A delicious fruit, tomatoes are famously good for growing yourself due to their ease of growth and the (relatively) small size of their plants. But being relatively easy to grow doesn't mean that you can just plunk a few seeds into some soil, pour some water on it, and automatically reap red, juicy tomatoes right off the bat – as with many hobbies, things that seem simple are rarely as easy as they may appear. So if you're looking to grow your own tomatoes but have never done it before, then here are a few tips and tricks to get you garden-fresh fruits in no time.
Let There Be Light
Tomatoes want full sun, all the time (or, rather, for around two-thirds of the day), so putting them in your kitchen window probably isn't the best move. While the ideal place for tomatoes is outside, as that way they'll catch the sun's rays no matter where it is in the sky, if you don't have the room for a backyard garden, you'll want to invest in a plant light. These portable little lamps simulate the sun's rays and should be placed no more than a few inches from your little seedlings (so that your tomato stalks grow stocky, not spindly). You'll want to adjust the light as your seedlings grow to keep it a few inches from the plant at all times, but the result will be strong, hearty tomato plants that can fully support the growing fruit.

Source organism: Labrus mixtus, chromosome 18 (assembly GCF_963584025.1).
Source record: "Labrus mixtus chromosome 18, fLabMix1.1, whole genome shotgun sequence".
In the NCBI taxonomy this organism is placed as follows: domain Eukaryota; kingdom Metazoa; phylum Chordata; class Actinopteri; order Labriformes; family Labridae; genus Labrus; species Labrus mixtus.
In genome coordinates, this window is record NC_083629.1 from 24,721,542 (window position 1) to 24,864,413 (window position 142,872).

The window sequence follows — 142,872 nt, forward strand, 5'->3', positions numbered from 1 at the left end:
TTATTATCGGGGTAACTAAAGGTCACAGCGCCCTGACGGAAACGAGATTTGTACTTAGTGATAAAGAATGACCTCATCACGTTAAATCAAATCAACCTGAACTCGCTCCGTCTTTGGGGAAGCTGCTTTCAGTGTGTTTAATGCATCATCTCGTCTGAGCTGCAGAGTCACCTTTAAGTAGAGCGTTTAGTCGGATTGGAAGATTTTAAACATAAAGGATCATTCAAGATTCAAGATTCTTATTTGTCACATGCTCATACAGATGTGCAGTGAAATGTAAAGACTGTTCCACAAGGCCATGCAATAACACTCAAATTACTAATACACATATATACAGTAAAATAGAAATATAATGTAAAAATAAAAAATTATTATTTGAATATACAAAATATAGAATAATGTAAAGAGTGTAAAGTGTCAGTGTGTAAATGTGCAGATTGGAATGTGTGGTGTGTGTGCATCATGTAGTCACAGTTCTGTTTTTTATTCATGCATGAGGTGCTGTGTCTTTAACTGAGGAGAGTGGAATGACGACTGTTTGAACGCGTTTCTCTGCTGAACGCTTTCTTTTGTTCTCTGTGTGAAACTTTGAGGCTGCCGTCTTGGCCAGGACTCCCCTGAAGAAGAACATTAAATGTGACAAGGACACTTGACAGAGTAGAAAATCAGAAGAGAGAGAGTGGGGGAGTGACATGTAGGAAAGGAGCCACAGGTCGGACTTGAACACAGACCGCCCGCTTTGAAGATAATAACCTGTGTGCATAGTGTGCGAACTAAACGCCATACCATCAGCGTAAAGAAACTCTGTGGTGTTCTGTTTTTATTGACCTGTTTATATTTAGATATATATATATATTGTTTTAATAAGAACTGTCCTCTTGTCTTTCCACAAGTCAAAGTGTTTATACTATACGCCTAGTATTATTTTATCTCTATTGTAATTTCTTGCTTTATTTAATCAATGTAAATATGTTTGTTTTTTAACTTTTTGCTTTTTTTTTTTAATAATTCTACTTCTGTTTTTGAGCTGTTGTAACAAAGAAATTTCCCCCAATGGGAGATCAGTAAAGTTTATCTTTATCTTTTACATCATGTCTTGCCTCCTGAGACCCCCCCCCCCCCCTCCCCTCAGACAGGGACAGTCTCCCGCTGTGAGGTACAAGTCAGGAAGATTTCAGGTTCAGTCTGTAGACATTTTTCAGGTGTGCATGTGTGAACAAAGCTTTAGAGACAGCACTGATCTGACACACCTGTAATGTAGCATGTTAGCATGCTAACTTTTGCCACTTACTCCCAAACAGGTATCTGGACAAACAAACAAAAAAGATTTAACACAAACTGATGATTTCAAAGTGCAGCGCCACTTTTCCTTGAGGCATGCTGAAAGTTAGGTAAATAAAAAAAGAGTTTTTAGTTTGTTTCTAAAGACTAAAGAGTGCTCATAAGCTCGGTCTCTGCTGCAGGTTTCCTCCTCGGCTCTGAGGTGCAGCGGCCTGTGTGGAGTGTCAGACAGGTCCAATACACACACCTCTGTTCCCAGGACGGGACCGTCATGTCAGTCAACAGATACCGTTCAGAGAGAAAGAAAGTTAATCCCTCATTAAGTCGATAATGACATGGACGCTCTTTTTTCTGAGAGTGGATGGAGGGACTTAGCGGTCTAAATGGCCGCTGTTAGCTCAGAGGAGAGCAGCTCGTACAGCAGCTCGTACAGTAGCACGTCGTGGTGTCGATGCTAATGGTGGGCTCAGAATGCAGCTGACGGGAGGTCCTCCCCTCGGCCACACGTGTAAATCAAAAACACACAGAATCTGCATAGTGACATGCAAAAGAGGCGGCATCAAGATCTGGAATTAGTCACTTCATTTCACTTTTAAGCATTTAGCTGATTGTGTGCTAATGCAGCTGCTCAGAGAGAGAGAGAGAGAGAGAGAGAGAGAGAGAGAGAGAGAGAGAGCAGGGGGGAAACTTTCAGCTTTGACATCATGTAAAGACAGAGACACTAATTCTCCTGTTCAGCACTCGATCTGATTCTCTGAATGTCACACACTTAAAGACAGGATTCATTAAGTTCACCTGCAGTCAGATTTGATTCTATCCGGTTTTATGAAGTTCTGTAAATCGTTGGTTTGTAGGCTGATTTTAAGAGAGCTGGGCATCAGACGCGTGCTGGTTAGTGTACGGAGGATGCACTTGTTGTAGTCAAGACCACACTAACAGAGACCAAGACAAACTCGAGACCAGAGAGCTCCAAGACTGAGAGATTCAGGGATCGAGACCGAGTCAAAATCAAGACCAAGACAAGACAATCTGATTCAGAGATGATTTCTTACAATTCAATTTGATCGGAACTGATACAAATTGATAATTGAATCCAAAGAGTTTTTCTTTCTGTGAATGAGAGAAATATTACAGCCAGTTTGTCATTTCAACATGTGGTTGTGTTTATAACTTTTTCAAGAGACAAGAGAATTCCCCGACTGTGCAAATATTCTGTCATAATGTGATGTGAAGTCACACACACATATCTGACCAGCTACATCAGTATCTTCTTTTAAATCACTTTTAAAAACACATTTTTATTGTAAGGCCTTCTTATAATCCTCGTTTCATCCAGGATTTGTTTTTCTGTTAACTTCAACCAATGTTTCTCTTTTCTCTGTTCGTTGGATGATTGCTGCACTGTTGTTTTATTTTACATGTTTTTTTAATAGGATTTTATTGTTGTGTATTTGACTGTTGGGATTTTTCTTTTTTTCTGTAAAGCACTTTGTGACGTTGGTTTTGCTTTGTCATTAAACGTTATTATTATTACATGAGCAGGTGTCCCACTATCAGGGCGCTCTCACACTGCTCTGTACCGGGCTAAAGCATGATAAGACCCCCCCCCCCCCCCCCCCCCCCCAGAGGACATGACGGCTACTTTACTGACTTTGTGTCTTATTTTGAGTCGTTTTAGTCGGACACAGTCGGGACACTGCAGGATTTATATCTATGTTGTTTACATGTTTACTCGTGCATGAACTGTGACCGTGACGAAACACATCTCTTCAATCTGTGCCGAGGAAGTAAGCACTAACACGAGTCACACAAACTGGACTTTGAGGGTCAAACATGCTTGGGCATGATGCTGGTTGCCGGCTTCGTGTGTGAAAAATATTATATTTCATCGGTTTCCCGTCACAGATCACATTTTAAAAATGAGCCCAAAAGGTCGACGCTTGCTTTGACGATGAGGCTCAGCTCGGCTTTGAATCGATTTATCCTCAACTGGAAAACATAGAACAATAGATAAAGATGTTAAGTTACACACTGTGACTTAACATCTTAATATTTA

Water Like You Mean It
As much as tomatoes like sun and heat, they like water even better – so water your plants regularly. Missing a day or a week and then overwatering will lead to cracked fruit (and possibly even fruit with blossom rot on their ends) with little flavor. When you're watering, ensure that you water deep – tomato plants have deep roots – and avoid getting the water on the leaves. Though you may think that watering the leaves is a good way to keep them hydrated, it will actually just waterlog them, leading to fewer tomatoes and an overall unhealthy plant.
Trim the Small Leaves
Those small leaves that grow in the juncture between the stalk and an off-shooting branch won't grow you any fruit, but they do take up essential nutrients that your tomatoes need to both survive and thrive. Taking a few seconds to prune off those tiny leaves will not only make your plant look better, but also help to conserve nutrients so that your tomatoes get everything that they need.
For more information, contact local professionals like Wild Geese Gardens.